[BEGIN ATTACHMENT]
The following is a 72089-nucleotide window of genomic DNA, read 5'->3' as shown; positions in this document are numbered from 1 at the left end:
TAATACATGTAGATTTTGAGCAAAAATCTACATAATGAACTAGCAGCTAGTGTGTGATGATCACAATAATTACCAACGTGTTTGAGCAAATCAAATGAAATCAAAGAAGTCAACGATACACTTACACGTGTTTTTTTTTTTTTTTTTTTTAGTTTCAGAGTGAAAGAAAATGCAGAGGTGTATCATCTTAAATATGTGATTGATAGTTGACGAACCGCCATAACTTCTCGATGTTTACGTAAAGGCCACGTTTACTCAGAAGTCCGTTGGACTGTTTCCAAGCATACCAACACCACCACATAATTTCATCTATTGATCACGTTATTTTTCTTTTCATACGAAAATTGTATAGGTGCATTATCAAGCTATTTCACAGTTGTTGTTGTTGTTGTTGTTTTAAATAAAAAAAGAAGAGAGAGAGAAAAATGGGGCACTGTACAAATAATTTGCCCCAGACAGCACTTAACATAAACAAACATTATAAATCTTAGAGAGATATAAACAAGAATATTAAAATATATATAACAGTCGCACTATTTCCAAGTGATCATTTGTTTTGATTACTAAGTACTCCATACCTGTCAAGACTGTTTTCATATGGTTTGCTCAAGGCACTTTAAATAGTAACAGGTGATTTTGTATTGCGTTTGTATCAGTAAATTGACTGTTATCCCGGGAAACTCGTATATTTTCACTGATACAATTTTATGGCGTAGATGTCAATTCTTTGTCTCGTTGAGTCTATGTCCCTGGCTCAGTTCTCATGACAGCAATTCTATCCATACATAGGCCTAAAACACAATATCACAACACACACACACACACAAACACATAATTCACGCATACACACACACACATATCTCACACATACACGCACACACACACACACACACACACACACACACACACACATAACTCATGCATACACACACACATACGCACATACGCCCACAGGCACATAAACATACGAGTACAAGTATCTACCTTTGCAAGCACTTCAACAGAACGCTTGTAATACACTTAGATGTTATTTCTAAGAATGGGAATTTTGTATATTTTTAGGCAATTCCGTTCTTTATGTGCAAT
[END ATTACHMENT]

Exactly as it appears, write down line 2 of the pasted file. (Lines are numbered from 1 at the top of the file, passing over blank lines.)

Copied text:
TAATACATGTAGATTTTGAGCAAAAATCTACATAATGAACTAGCAGCTAGTGTGTGATGATCACAATAATTACCAACGTGTTTGAGCAAATCAAATGAAATCAAAGAAGTCAACGATACACTTACACGTGTTTTTTTTTTTTTTTTTTTTAGTTTCAGAGTGAAAGAAAATGCAGAGGTGTATCATCTTAAATATGTGATTGATAGTTGACGAACCGCCATAACTTCTCGATGTTTACGTAAAGGCCACGTTTACTCAGAAGTCCGTTGGACTGTTTCCAAGCATACCAACACCACCACATAATTTCATCTATTGATCACGTTATTTTTCTTTTCATACGAAAATTGTATAGGTGCATTATCAAGCTATTTCACAGTTGTTGTTGTTGTTGTTGTTTTAAATAAAAAAAGAAGAGAGAGAGAAAAATGGGGCACTGTACAAATAATTTGCCCCAGACAGCACTTAACATAAACAAACATTATAAATCTTAGAGAGATATAAACAAGAATATTAAAATATATATAACAGTCGCACTATTTCCAAGTGATCATTTGTTTTGATTACTAAGTACTCCATACCTGTCAAGACTGTTTTCATATGGTTTGCTCAAGGCACTTTAAATAGTAACAGGTGATTTTGTATTGCGTTTGTATCAGTAAATTGACTGTTATCCCGGGAAACTCGTATATTTTCACTGATACAATTTTATGGCGTAGATGTCAATTCTTTGTCTCGTTGAGTCTATGTCCCTGGCTCAGTTCTCATGACAGCAATTCTATCCATACATAGGCCTAAAACACAATATCACAACACACACACACACACAAACACATAATTCACGCATACACACACACACATATCTCACACATACACGCACACACACACACACACACACACACACACACACACACATAACTCATGCATACACACACACATACGCACATACGCCCACAGGCACATAAACATACGAGTACAAGTATCTACCTTTGCAAGCACTTCAACAGAACGCTTGTAATACACTTAGATGTTATTTCTAAGAATGGGAATTTTGTATATTTTTAGGCAATTCCGTTCTTTATGTGCAAT